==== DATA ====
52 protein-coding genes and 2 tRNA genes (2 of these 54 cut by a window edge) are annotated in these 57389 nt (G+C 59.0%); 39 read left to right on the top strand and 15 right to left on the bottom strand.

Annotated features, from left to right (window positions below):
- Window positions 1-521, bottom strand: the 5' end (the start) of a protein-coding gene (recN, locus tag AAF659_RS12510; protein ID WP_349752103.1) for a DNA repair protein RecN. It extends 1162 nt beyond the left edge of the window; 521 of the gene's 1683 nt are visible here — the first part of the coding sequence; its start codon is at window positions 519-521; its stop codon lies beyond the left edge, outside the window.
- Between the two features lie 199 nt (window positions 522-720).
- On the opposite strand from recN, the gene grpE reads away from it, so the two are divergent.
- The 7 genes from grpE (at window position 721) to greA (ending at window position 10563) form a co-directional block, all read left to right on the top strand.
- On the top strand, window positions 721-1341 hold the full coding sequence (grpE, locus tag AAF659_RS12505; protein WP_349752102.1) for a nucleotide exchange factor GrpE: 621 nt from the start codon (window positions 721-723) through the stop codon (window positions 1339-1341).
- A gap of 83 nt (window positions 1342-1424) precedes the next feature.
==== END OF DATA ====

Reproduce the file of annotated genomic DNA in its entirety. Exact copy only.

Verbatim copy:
52 protein-coding genes and 2 tRNA genes (2 of these 54 cut by a window edge) are annotated in these 57389 nt (G+C 59.0%); 39 read left to right on the top strand and 15 right to left on the bottom strand.

Annotated features, from left to right (window positions below):
- Window positions 1-521, bottom strand: the 5' end (the start) of a protein-coding gene (recN, locus tag AAF659_RS12510; protein ID WP_349752103.1) for a DNA repair protein RecN. It extends 1162 nt beyond the left edge of the window; 521 of the gene's 1683 nt are visible here — the first part of the coding sequence; its start codon is at window positions 519-521; its stop codon lies beyond the left edge, outside the window.
- Between the two features lie 199 nt (window positions 522-720).
- On the opposite strand from recN, the gene grpE reads away from it, so the two are divergent.
- The 7 genes from grpE (at window position 721) to greA (ending at window position 10563) form a co-directional block, all read left to right on the top strand.
- On the top strand, window positions 721-1341 hold the full coding sequence (grpE, locus tag AAF659_RS12505; protein WP_349752102.1) for a nucleotide exchange factor GrpE: 621 nt from the start codon (window positions 721-723) through the stop codon (window positions 1339-1341).
- A gap of 83 nt (window positions 1342-1424) precedes the next feature.